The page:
So I poised a question. I told her how wonderful it was that God was using her husband and that he was uninhibited in exercising his giftings. So I asked her what she believed her spiritual gifts were. The answer was that she said she didn’t think she had any.

      That broke my heart and we did a quick study of the Word, because that is obviously not true.

      My issue isn’t to pit marriage against singleness, but to see that there are incredible STRUGGLES and beautiful OPPORTUNITIES in both. Reading over your post, the way in which the information is organized and presented really does make a single Christian girl feel incomplete. That is the lie that is so shrewdly propagated. Because the fact is God hasn’t blessed me with marriage. Right now, He’s blessed me with singleness.

      In a way your comment proves my point because it has the feel of “Yes! Completion comes with marriage.” I love Jesus and know that He is the One that completes me, but other Christians may be more easily tripped up. Take caution in your tone and use of scripture. Haha. Let me clarify THAT statement with this one: scripture is described as a sword, and a sword ought to be used carefully and with precision. From where I stand, it felt like you just threw a lot of scripture at me, capitalizing on the good of marriage (which I am also for, by the way). The post wasn’t a contention against traditional marriage, it was against young people (women in particular) being led to think that their lives can’t TOTALLY, TRULY begin until they are married.

      That is the lie that I bought into. Praise God I realized its error.

      I can be content and complete in Him now. =)
      What a gift that is!

  5. jenny freeman (murphy) said,

    hey old timers! ( Kevin and Amanda ) : )

    i thought i would just toss in a few two senses from my ends… the end of being single for a very extended period of time, to marriage and then pregnancy quickly after our “i do’s”.

    Wow, you both bring up some really amazing and valid points.
    First, Amanda, i hear you sister! Why? because I was one of the girls that had idolized marriage since the age of 16.. right around the time i met both of you! And it had very dramatic and i believe harming ramifications through out my singleness and at times even my new, new married life. Although I was saved and was learning what it meant to know Christ through his word and personal fellowhsip with him, he was not my treasure. So, i struggled and struggled and struggled. Many of my guy friendships turned grey. I was so focused on finding ‘the one’ that the best One was not on my mind at times. Wash, rinse, repeat for about oohhhhh 12 years! Yes, it wasnt till 2008, one of the lonliest and most painful years of my life, that I realized, i wasnt made for this world, i was made for Heaven, i wasnt made for any man for satisfaction, I was made to be satisfied in Christ alone.. and i tell you, i was! Through many lonely nites and tears, and not to mention lots of amazing opportunites to serve and enjoy the blessed gift of singleness, I had found my Love. The one my soul loves.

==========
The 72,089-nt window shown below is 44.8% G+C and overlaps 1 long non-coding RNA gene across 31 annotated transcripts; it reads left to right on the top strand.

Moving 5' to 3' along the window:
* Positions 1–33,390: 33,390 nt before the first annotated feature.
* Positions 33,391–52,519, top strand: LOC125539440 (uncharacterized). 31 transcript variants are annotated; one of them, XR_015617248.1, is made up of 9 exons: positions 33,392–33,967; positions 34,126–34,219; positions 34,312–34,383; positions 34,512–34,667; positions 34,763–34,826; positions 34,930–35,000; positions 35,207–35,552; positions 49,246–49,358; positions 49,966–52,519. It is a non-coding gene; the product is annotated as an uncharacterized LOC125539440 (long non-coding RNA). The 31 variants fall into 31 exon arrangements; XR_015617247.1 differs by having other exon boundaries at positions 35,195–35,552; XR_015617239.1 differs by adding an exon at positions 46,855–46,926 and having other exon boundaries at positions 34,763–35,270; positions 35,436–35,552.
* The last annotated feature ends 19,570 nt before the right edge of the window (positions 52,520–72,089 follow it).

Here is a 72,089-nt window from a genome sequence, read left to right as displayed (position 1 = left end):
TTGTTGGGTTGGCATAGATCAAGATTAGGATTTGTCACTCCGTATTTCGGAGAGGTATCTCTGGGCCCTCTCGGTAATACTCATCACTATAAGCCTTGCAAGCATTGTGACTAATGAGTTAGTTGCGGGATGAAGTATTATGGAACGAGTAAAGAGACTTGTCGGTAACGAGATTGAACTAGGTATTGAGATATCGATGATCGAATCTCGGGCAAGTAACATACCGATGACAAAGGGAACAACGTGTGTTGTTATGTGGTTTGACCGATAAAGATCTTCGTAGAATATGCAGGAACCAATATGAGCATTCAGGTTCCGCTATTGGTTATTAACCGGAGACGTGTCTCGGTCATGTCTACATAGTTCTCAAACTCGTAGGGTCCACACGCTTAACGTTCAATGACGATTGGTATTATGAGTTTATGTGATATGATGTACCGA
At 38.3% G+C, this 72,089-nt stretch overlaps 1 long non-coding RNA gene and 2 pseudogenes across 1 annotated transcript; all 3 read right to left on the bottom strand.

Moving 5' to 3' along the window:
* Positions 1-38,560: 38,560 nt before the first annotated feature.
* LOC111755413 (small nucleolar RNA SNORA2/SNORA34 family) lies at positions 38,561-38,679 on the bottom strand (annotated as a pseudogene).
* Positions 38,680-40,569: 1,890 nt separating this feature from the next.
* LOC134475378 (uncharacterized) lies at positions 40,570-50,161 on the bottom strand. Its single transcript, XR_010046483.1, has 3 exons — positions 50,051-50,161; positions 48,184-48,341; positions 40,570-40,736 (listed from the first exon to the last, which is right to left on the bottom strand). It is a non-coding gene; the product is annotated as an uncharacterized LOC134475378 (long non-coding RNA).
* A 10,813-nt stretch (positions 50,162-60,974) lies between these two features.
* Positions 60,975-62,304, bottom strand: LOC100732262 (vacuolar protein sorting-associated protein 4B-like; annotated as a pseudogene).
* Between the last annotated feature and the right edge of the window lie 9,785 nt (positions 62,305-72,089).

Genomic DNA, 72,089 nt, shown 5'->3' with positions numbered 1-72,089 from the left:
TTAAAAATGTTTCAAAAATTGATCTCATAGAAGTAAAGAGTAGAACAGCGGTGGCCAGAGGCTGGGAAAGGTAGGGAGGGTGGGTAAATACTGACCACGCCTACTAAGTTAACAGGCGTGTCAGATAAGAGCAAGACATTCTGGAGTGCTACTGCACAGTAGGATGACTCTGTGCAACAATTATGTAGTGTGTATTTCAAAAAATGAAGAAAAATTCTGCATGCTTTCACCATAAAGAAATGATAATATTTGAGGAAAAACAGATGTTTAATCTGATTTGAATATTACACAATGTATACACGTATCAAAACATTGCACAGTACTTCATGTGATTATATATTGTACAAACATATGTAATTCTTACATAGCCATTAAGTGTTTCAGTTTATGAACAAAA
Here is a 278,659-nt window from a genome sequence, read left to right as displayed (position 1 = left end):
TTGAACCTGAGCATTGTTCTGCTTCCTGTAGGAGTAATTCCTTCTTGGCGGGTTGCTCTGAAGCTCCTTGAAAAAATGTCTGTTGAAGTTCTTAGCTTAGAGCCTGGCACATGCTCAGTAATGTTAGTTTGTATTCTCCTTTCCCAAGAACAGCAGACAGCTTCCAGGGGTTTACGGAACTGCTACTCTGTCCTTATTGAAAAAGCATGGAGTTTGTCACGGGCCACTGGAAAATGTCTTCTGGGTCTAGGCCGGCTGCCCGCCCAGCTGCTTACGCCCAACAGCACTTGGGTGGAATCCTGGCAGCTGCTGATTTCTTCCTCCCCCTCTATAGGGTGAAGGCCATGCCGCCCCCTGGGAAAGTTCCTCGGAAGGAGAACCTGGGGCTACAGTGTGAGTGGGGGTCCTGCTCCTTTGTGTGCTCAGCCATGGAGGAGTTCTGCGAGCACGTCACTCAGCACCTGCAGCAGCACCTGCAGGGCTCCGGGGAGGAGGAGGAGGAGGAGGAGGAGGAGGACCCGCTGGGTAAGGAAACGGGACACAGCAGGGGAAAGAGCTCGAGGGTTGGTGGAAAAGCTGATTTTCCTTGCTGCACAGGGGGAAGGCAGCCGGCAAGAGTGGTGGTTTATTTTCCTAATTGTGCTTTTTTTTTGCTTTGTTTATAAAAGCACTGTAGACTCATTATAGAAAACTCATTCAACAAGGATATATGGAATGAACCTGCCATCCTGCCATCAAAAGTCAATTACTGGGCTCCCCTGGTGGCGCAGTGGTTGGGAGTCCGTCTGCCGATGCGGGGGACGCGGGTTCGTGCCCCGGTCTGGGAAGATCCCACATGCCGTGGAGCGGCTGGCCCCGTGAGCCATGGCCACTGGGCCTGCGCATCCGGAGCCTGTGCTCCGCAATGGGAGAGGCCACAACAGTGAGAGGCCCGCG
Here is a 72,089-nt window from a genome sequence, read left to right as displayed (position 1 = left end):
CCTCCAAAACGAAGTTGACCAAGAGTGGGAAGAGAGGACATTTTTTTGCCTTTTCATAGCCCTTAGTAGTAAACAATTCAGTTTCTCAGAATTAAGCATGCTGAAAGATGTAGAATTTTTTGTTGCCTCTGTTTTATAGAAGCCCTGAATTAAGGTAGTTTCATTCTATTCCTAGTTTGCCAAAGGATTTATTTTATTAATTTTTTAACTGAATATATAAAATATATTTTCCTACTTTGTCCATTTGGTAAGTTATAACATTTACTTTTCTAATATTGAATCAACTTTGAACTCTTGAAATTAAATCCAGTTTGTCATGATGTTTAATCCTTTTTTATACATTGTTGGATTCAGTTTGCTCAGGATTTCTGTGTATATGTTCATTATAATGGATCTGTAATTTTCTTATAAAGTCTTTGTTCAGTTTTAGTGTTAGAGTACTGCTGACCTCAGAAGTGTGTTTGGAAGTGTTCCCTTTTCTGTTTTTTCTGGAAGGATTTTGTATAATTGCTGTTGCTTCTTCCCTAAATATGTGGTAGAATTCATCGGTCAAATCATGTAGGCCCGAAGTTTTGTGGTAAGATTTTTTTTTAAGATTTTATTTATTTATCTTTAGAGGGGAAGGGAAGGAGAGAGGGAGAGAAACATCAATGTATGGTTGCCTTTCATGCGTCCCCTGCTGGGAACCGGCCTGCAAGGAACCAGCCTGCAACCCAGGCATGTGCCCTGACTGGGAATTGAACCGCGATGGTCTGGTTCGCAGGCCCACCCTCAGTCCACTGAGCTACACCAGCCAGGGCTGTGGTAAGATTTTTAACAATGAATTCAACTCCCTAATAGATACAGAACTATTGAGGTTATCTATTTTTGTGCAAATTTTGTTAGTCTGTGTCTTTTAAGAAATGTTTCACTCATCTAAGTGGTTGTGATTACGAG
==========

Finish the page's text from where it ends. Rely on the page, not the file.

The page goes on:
It was also that summer of 2008, that the Lord gave me a word that I would know who the person I would marry would be. Pshhhh… i first thought, uh, sure Jenny, manipulating again? But really, it was very clear during a time of direct praying in the area of marriage that God revealed that to me…. little did I know that Mr. Ryan Freeman would start pursing me that November and by March 2010 he would be my husband. Dont get me wrong, this is not another formula of ” being content in singleness = God brings you a husband” bit.. I was very anti those talks and thoughts.. but more of a wow, Christ is everything.
    Fast forward to being married 7 months now. And pregnant! my wildest dream come true : ) no really it is.. but also, its been one of the hardest transitions i have ever had to face. Not to mention the spiritual warfare that was heavy on us literally up to our wedding day…( ill save that for another day ) So, im married and pregnant and so grateful for my husband and unborn son, i truly, truly am.. But now, i can boldly and truthfull say that Christ is better, better than all of it.